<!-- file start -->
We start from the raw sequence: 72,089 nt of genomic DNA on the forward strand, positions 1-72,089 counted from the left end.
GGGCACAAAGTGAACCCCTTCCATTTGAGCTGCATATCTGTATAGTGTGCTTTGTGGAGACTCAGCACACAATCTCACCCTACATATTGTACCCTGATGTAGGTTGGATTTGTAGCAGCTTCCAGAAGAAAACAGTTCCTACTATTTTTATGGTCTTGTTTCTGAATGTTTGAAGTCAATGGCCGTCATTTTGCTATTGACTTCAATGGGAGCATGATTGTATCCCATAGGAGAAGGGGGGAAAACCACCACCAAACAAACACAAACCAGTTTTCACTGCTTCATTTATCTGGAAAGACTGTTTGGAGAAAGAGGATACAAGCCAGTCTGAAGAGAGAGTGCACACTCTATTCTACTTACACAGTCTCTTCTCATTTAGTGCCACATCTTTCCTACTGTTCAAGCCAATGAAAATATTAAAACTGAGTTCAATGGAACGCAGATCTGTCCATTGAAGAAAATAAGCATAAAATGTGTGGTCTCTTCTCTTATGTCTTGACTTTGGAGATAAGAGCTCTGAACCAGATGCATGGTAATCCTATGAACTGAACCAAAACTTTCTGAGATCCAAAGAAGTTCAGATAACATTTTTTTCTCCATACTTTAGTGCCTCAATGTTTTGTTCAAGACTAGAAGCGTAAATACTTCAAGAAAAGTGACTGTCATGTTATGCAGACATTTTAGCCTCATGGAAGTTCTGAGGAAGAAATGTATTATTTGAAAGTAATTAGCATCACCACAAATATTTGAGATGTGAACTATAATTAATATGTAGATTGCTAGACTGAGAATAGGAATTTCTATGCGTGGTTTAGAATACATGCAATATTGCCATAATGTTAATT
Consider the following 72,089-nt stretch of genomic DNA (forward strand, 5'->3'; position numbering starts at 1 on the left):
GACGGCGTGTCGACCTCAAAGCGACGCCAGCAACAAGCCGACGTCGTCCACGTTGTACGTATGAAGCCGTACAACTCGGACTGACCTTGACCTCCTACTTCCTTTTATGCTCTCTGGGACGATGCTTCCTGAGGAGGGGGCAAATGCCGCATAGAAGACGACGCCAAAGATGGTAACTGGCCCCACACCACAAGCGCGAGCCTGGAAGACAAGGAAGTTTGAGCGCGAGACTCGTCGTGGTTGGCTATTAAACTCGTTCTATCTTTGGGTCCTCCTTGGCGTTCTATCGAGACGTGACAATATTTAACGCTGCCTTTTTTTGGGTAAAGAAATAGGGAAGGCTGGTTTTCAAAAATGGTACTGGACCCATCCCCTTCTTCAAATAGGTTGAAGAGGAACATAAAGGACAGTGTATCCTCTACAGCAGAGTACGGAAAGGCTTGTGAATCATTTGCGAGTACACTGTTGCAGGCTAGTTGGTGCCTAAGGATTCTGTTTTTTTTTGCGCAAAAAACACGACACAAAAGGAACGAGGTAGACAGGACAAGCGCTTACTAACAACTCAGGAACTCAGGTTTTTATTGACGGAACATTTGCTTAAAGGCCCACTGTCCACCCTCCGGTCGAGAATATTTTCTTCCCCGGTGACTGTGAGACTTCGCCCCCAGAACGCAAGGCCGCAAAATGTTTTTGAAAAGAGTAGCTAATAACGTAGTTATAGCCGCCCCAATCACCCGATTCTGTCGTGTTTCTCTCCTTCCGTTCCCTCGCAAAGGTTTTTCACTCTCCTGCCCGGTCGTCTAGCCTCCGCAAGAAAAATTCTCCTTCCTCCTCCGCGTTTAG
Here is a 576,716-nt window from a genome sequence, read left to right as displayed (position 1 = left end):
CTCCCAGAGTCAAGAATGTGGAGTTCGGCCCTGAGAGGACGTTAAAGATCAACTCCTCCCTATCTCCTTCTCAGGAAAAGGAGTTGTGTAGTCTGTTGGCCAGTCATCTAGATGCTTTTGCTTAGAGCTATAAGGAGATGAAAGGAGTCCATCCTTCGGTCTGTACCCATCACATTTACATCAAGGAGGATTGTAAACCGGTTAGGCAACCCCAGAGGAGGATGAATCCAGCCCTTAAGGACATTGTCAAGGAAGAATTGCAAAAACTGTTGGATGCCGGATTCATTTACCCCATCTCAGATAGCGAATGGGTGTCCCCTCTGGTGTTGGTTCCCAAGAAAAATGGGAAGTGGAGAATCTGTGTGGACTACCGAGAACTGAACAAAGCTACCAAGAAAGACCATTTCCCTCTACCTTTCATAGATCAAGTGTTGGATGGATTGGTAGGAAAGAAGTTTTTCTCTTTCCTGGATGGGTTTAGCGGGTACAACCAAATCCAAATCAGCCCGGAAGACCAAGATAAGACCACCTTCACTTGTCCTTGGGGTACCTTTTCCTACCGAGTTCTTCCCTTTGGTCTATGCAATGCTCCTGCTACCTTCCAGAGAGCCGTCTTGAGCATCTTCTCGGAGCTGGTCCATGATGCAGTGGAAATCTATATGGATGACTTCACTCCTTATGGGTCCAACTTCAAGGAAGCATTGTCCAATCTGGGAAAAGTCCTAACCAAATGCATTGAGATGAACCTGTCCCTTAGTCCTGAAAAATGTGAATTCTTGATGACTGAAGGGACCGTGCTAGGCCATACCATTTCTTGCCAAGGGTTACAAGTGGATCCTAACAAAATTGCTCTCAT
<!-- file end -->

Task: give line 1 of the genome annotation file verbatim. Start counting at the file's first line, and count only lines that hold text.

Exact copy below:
We start from the raw sequence: 72,089 nt of genomic DNA on the forward strand, positions 1-72,089 counted from the left end.